Here we go again. At least that’s what I thought when I read through the findings of a study sponsored by the NIH and AARP in the New England Journal of Medicine. Coffee has been the subject of many studies, the results of which are quickly published in mainstream media once the findings are made public. The findings are often not good, in terms of effects of drinking coffee on one’s health.
As a coffee drinker for the past 30 plus years, I have read through the roller coaster of study results tied to my personal morning beverage of choice, often discouraged but never quite convinced to give up my 2-cup a day habit.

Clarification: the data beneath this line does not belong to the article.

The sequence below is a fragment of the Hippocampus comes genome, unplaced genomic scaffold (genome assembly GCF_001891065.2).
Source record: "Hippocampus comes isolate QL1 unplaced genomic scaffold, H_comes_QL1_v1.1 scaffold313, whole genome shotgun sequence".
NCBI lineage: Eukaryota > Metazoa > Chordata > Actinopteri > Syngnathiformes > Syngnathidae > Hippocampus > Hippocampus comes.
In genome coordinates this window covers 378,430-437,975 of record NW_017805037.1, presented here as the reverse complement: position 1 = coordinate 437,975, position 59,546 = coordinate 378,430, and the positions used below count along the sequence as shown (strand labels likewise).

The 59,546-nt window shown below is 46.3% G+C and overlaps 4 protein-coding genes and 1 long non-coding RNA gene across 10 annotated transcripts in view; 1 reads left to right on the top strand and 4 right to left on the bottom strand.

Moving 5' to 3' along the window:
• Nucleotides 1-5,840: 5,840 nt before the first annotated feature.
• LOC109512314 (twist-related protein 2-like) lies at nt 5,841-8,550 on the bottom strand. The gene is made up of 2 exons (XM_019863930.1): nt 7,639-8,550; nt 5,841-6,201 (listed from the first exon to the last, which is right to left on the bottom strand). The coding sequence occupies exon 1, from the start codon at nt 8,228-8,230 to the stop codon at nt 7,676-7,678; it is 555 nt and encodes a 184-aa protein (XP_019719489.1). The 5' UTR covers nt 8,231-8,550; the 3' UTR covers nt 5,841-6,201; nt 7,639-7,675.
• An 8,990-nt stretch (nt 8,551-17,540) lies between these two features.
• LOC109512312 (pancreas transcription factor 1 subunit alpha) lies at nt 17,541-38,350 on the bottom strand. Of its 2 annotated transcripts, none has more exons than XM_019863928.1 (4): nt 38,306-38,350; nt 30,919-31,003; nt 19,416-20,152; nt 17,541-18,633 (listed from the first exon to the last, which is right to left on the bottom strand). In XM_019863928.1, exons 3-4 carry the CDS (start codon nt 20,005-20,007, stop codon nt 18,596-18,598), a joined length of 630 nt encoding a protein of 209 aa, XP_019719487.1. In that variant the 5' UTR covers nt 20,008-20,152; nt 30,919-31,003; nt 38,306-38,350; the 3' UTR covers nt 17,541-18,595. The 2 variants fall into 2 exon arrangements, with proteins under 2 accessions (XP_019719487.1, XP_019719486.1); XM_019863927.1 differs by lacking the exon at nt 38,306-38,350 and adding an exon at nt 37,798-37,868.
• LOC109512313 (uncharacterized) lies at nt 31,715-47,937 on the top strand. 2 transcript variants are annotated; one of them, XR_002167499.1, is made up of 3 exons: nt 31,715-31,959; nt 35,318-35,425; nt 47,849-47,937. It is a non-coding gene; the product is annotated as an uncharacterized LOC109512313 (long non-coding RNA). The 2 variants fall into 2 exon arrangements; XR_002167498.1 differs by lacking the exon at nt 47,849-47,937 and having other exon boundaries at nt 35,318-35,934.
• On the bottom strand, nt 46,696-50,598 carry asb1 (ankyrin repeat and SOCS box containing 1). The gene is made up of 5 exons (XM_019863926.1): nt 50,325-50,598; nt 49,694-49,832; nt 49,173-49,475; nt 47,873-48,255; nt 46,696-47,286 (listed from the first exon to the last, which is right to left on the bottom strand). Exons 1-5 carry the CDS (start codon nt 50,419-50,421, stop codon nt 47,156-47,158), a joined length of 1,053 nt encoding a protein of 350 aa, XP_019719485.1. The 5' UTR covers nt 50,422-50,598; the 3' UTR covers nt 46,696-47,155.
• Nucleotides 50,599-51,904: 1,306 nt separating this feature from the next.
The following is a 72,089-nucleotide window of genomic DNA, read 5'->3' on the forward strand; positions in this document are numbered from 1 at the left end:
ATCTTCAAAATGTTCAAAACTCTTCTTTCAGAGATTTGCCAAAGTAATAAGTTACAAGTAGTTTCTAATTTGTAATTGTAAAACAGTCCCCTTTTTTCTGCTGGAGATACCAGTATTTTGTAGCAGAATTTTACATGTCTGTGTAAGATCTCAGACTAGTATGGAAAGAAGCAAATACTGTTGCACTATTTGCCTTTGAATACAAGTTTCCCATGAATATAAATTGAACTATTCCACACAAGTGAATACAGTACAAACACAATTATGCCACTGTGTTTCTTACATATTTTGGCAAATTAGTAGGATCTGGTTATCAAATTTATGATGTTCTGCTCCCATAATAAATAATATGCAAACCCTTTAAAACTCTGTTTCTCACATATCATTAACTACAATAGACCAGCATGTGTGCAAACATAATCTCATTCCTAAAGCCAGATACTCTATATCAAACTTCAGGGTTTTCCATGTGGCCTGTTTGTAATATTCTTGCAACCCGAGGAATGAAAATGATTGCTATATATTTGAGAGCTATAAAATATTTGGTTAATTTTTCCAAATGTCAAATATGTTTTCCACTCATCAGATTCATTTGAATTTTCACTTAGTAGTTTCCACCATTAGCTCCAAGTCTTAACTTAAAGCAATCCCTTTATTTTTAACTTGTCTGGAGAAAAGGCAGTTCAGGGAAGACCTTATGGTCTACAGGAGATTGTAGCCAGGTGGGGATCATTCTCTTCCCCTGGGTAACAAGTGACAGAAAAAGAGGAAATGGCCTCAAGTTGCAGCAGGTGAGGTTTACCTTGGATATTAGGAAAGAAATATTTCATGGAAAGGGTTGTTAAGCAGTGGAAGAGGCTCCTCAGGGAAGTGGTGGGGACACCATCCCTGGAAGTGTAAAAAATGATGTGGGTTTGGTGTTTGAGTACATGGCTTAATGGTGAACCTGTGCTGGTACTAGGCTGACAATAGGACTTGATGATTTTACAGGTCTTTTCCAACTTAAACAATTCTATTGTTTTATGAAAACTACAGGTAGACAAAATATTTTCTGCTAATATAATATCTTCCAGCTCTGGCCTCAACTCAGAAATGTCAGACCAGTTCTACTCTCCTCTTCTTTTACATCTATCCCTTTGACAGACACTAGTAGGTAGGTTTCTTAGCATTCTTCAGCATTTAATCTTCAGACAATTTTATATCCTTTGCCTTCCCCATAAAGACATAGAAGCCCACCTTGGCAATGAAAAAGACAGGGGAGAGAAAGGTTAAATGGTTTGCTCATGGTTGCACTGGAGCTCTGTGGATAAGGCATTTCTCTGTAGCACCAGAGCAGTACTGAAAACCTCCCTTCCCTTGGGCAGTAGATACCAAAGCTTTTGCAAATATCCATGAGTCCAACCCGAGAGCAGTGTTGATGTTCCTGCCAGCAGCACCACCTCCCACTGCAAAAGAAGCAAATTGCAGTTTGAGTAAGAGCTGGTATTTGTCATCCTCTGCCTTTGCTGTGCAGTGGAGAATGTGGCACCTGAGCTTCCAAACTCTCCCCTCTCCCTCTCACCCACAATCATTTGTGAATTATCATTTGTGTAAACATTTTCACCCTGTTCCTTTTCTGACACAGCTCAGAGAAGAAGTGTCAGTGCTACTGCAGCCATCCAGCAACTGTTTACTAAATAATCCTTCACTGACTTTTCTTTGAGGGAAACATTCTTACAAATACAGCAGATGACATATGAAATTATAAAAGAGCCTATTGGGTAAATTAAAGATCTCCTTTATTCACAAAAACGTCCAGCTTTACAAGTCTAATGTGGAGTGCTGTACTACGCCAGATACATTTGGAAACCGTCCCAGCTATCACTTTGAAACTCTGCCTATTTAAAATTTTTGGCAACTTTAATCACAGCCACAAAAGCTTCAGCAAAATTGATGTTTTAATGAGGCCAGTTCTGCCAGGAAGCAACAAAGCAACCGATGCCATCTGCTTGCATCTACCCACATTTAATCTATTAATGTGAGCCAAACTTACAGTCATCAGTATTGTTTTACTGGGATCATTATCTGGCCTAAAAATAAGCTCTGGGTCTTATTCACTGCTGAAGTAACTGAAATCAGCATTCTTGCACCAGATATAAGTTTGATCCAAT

This study was a bit different from others, both in size (400,000 participants) and what was being studied (the link between coffee–not caffeine–and mortality rates). Researchers also had to take into account that habitual coffee drinkers often had other bad habits that affected their health. (Not me.) “Coffee drinkers were also more likely to smoke, and, after adjustment for tobacco-smoking status and other potential confounders, there was a significant inverse association between coffee consumption and mortality.”
Read that again–”inverse association.” And here’s the kicker. For every cup of coffee sipped, the mortality rate nudged up a little bit more.
In conclusion,”In this large prospective study, coffee consumption was inversely associated with total and cause-specific mortality.”
Take a second or two to bask in that before you read the final sentence of the report summary.
“Whether this was a causal or associational finding cannot be determined from our data.”